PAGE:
Black Cohosh

Reviewed by Melinda Ratini, DO, MS on January 19, 2021

For centuries, the roots of the North American black cohosh plant have been used for various ailments. Black cohosh is now a popular remedy for the symptoms of menopause. This has been especially true since the risks of a standard treatment for menopause -- hormone therapy -- were publicized more than a decade ago.

Why do people take black cohosh?

Black cohosh is most often used to control the symptoms of menopause, such as:

Some studies have found evidence that black cohosh does help with these symptoms. However, many experts consider the evidence unclear and say that we need more research.

Other uses of black cohosh have less scientific support. Women sometimes take it to regulate periods, ease PMS symptoms, and induce labor. Black cohosh has also been used to relieve arthritis pain and help lower blood pressure. Definitive research has not verified black cohosh's effectiveness for these uses.

How much black cohosh should you take?

For menopausal symptoms, the dose of black cohosh used in some studies has been 20-40 milligram tablets of a standardized extract taken twice a day. Directions for taking black cohosh in other forms will vary. Some experts say that no one should take black cohosh for more than six months at a time.

Can you get black cohosh naturally from foods?

No. There are no food sources for black cohosh.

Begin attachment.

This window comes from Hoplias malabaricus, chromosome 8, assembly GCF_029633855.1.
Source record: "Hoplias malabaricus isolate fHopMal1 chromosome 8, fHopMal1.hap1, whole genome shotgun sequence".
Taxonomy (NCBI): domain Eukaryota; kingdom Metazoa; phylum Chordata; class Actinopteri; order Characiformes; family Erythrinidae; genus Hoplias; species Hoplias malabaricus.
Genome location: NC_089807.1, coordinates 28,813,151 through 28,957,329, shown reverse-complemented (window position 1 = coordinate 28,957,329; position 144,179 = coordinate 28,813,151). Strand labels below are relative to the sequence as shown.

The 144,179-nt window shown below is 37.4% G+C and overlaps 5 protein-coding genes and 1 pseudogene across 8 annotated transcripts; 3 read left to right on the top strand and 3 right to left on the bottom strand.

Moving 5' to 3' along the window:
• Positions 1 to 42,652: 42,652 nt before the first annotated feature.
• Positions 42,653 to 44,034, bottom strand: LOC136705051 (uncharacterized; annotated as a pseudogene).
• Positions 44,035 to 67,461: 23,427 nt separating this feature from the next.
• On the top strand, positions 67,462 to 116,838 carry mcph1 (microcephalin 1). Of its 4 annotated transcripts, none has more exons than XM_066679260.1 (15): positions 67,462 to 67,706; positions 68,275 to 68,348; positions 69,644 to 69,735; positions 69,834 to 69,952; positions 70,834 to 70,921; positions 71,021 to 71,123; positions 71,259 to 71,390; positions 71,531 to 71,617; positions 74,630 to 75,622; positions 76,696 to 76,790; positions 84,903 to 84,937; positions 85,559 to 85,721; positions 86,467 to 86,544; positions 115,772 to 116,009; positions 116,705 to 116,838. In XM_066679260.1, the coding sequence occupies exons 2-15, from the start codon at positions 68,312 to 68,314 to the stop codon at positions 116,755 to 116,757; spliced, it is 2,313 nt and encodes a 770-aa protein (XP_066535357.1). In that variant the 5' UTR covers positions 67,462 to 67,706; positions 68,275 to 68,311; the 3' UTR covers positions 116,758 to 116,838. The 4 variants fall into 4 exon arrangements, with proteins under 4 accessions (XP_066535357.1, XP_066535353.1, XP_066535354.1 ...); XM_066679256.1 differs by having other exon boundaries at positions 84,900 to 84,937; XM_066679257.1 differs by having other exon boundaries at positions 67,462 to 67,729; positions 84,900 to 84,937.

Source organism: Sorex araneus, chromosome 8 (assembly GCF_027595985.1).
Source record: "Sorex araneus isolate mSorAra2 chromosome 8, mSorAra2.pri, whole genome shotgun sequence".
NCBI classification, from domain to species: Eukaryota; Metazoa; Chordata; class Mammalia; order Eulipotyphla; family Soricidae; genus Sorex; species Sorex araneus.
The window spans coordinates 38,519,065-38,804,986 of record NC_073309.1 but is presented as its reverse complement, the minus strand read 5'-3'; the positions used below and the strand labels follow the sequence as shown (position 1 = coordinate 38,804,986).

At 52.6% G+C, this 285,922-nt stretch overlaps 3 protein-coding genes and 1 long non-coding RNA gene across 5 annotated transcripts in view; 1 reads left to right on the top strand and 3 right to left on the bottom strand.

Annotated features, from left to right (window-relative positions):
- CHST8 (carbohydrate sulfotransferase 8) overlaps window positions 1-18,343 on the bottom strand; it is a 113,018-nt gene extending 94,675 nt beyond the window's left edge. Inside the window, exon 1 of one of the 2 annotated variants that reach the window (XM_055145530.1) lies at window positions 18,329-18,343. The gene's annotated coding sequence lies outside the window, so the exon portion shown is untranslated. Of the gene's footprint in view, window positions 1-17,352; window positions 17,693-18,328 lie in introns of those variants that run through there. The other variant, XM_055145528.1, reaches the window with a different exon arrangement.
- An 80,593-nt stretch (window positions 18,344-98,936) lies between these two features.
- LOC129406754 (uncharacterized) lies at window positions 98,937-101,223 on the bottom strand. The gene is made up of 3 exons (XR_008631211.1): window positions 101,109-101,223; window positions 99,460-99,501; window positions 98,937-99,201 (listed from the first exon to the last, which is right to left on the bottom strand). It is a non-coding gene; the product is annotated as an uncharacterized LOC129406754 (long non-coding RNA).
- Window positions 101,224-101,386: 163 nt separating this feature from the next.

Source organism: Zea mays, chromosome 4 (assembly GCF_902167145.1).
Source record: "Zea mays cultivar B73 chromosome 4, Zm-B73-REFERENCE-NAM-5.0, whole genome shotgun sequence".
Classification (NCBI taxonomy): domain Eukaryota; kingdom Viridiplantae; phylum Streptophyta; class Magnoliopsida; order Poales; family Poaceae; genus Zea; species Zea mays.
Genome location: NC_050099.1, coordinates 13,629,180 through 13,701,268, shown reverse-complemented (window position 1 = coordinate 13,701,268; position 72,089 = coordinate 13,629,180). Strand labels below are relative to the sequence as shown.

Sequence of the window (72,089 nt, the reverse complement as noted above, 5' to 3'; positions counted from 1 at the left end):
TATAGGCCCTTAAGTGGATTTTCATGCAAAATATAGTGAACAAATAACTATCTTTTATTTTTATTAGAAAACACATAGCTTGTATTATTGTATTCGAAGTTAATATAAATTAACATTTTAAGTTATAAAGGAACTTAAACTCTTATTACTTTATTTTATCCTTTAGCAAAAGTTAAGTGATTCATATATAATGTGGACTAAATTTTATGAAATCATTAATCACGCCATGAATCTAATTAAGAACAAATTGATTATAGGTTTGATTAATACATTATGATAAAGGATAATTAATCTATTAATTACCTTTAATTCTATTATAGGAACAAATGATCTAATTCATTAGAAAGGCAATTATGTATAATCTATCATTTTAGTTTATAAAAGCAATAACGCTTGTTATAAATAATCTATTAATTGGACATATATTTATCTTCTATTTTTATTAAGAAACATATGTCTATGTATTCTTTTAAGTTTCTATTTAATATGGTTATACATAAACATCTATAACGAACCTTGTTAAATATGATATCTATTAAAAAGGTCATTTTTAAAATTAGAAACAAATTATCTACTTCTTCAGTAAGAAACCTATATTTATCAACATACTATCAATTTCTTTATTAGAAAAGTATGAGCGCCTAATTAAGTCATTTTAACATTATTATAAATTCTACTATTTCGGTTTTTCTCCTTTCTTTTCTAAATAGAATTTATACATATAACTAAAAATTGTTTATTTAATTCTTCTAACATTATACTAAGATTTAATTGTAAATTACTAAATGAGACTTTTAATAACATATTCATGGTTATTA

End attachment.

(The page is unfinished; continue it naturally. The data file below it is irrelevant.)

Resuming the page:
What are the risks of taking black cohosh?

  • Side effects from black cohosh include headaches and upset stomach, but there are many others. Side effects may be more likely to occur at high doses. There have been some people who may have developed liver problems after using black cohosh, the specifics of which are still being investigated. Nonetheless, people with pre-existing liver problems, or those taking any other medication/substance that affects the liver, should either avoid black cohosh or check in with their health care provider prior to use.
  • Risks. Black cohosh may not be safe for:
    • Women who are pregnant (although it is sometimes used to induce labor)
    • Women who have -- or have had -- breast cancer or uterine cancer
    • Women who have endometriosis
    • Children under 18
    • People with liver disease, a high risk of stroke or blood clots, or seizure disorders
    • People with allergies to aspirin
  • Interactions. People taking other medicines including birth control pills, hormone replacement therapy, sedatives, or blood pressure medicine should not take black cohosh without the approval of their doctors.

Show Sources

Longe, J., ed. The Gale Encyclopedia of Alternative Medicine, second edition, 2004.
Natural Standard Patient Monograph: "Black Cohosh."
National Center for Complementary and Alternative Medicine: "Herbs at a Glance: Black Cohosh."

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